Kratom in Russia
Russia is the largest country on the planet territorially and possesses important reserves of natural gas, oil and minerals, in addition to its direct access to the Arctic Ocean which, with the advance of global warming, will probably provide it with large reserves to be discovered and exploited. Behind the current Russian state there is the whole history of the former Soviet Union, which left as a legacy a great propaganda machine and a strong warlike power, of which its current president Vladimir Putin indirectly takes advantage to pressure Europe and the United States to yield to some of its interests.
The Russian Federation is extremely corrupt, unequal and authoritarian, where a few oil oligarchs have a voice, as long as they are aligned with the president. Political opposition is heavily fought and persecuted, with extreme cases of assassinations, imprisonment in confinement camps in Siberia and destruction of public life.
However, the Western public opinion of Russia as the villains of history is not a reasonable approach, for just as the United States has bombed territories for its economic and geopolitical interests, Russia defends what is in its interests by other means. There are no innocents, although basic individual freedoms and human rights of the citizens are severely degraded in that vast country.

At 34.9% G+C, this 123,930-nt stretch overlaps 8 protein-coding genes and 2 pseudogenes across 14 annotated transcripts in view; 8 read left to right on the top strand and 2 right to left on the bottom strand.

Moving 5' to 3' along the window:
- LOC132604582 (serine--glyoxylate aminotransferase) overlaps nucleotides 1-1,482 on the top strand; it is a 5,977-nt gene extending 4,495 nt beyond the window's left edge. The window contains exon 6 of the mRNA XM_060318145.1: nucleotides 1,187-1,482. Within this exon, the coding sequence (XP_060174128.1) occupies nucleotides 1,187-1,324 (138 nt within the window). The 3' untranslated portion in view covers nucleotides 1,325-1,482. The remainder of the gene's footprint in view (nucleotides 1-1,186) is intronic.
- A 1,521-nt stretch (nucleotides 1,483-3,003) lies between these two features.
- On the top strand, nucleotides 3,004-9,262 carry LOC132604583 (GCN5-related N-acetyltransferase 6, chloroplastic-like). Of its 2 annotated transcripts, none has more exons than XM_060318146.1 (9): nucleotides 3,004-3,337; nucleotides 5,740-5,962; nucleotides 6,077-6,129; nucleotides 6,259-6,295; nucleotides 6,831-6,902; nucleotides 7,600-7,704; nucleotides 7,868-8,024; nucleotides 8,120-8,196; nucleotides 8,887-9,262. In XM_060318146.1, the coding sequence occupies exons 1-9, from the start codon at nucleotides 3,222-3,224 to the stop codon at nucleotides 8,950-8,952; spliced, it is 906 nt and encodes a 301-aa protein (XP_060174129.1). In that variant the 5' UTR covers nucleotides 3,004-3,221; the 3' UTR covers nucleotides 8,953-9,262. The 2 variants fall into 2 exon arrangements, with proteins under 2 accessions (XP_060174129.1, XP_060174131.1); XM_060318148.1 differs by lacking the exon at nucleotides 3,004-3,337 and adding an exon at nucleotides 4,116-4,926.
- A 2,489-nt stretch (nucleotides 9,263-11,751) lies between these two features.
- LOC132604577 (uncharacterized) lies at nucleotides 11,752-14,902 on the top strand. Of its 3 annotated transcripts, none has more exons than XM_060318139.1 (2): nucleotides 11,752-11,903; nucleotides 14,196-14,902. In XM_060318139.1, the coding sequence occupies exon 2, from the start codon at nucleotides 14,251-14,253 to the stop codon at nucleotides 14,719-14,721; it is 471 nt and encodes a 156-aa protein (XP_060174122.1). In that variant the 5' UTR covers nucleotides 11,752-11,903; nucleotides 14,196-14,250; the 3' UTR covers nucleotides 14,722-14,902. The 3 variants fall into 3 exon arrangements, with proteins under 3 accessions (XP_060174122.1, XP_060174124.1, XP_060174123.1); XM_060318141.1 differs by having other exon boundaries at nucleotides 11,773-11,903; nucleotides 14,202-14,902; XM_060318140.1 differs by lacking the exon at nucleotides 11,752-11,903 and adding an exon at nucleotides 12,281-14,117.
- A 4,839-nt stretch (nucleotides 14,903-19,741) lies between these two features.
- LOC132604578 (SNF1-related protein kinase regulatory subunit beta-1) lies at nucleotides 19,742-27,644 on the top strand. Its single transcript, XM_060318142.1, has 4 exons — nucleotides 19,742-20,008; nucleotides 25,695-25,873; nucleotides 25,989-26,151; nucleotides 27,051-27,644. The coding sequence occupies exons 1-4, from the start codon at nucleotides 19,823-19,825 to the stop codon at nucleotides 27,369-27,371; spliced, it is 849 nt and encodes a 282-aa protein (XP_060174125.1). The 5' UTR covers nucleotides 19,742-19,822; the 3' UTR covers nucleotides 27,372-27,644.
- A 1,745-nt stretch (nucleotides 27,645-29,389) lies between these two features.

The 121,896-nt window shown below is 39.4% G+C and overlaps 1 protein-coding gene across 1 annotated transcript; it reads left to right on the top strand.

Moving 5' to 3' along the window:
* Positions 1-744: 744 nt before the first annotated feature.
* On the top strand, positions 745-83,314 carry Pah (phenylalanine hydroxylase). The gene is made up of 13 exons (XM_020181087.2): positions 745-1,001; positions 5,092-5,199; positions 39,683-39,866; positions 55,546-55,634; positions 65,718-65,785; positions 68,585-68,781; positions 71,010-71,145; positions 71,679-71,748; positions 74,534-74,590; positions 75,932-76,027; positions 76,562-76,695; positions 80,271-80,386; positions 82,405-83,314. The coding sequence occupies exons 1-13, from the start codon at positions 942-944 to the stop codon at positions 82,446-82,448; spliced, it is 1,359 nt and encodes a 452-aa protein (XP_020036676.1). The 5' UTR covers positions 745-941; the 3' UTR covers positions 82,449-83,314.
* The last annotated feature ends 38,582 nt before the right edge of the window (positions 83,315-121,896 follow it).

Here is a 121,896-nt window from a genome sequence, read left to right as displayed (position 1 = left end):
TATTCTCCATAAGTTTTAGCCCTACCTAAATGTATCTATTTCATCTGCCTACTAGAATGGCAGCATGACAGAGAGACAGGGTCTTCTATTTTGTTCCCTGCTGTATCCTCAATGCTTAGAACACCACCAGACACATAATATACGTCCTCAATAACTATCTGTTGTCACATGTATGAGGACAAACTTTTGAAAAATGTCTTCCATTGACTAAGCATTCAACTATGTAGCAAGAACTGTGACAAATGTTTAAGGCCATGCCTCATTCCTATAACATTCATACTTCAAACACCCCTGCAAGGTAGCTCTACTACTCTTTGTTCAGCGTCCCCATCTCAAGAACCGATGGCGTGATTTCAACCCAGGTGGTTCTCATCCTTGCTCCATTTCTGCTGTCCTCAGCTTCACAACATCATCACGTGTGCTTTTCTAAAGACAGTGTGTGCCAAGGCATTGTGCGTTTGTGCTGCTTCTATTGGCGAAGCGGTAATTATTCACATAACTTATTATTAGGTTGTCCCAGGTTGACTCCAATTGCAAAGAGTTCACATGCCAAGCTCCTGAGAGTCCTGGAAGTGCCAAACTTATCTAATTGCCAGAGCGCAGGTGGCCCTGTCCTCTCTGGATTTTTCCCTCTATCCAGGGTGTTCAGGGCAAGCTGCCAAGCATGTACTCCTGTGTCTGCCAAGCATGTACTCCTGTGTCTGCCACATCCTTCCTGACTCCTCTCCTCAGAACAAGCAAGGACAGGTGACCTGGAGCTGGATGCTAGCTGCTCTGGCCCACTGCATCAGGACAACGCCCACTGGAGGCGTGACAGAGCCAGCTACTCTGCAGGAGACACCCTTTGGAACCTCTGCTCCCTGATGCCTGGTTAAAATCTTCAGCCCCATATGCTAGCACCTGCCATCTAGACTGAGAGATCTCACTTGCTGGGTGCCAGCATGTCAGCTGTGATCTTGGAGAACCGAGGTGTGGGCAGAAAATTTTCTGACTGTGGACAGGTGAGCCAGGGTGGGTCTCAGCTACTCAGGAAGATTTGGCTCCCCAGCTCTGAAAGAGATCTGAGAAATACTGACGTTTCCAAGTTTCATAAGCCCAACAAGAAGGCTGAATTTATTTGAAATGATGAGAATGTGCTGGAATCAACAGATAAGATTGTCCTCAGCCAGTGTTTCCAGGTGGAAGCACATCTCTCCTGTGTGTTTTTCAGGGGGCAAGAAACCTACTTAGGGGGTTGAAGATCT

“In Russia alcohol still reigns supreme and makes people forget that there are other ways to deal with some of their discomforts.”
Known for its extreme openness to alcohol, Russia is very restrictive with regard to other substances, and the main components of kratom (mitragynine and 7-hydroxymitragynine) have been illegal in the country since October 2011, being included in the list of narcotics, psychotropic substances and their precursors subject to control. It belongs to Schedule I of narcotic drugs, which means that its circulation is prohibited in the Russian Federation, so storage and purchase of kratom are illegal in the country.
In Russia almost nothing is as simple as it may seem at first glance: although banned, kratom was positively used by the national news agency RT, which is totally aligned with the government that provides its funding, to attack US organs that demonize the plant in the interest of defending the interests of big pharma that keep people addicted to opioids; a perverse, billion-dollar industry.
Likewise, in a country where excessive alcohol consumption is so culturally ingrained and socially accepted, with one of the highest per capita consumption levels on the planet, people prefer not to mess with what the State teaches to demonize since a very early age. Even cannabis is socially frowned upon, with severe punishments for even minimal doses for personal use.
The prohibition of kratom took place in a context of total obscurity, almost certainly without any scientific research behind it, and without there even existing a consumer market for the plant in the country. Unlike neighboring Ukraine, where it is possible to find many stores offering kratom, in Russia alcohol still reigns supreme and makes people forget that there are other ways to deal with some of their discomforts.
Will kratom ever succeed to get any attention in Russia?